Letter, 15 July 1865, from [Anonymous] to "Aunty"
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Letter , 15 July 1865, was likely written from Charleston, S.C., by a female correspondent, whose identity remains unknown, to her "Aunty" somewhere in the North and updates the recipient on the activities of the family as well as describing the poverty, social unrest, and general postwar conditions in the city, a location described in the letter’s dateline as "Niggerdom." The writer recounts nearly daily visits of naturalist and Lutheran minister John Bachman (1790-1874), noting that on the previous Sunday he "preached a sermon on ‘contentment’ and remarked... we felt we were subjugated, but not conquered, at this last remark, the Yankee Officers who were in the Church got up, and deliberately walked out." | Manuscripts Gifts 2008 | Previous Issues | Endowments | Friends of the Library |
A large portion of the letter is devoted to the welfare and activities of the newly freed slaves. She claims that, since emancipation, "one fifth of the Plantation Negroes, have died in less than five months, [and] at this rate they will not remain many of them to enjoy their freedom." The writer admits that she expected the Fourth of July to be "a very ugly day amongst the negroes and whites; but their fun was spoiled by an order closing up all Stores, and prohibiting any kind of sales from the afternoon of the 3rd till the morning of the 5th."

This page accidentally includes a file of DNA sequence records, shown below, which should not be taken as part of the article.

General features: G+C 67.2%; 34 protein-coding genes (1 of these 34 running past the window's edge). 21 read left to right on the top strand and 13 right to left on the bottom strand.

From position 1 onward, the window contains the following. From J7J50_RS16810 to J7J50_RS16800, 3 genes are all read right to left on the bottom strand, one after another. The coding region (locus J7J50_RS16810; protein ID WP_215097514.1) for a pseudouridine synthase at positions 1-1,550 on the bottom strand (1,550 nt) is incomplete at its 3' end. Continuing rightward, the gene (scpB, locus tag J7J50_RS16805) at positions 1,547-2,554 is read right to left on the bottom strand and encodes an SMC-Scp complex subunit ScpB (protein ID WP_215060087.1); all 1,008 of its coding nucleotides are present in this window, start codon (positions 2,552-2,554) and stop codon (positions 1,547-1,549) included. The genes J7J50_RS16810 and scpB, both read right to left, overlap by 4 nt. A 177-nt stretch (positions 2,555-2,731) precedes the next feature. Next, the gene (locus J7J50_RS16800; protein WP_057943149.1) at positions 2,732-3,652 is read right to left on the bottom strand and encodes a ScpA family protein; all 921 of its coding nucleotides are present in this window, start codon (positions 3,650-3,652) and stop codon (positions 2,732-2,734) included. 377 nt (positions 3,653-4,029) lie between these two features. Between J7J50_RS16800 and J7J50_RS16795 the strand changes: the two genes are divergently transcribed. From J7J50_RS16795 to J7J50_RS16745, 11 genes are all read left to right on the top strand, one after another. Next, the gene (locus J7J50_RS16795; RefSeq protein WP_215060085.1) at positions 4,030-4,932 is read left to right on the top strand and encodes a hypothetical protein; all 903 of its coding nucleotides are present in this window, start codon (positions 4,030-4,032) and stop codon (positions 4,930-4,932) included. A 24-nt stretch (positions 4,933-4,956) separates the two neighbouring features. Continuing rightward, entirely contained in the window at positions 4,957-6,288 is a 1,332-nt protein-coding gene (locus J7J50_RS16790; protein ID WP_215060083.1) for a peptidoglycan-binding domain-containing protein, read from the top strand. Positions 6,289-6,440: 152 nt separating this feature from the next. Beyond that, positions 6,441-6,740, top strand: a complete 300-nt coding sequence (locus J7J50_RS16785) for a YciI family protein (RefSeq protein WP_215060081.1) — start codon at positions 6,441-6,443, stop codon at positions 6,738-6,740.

This is followed by a description of confrontations between Union soldiers and African Americans in the city over the course of the previous two weeks during which "some of each class were killed, wounded and no one dared to go in the streets with out being armed."
The last topic discussed in the apparently unfinished letter is her family’s attempt to make money. The writer laments that "my hens are nearly all dead from the intense heat, so my income from eggs is cut off. I have taken to make Sassafras Beer, but my friends take on trust, and promise to pay 60 days after death, or in Confederate money... Rudolph has made five dollars since he commenced to go to work... glorious future for the poor South."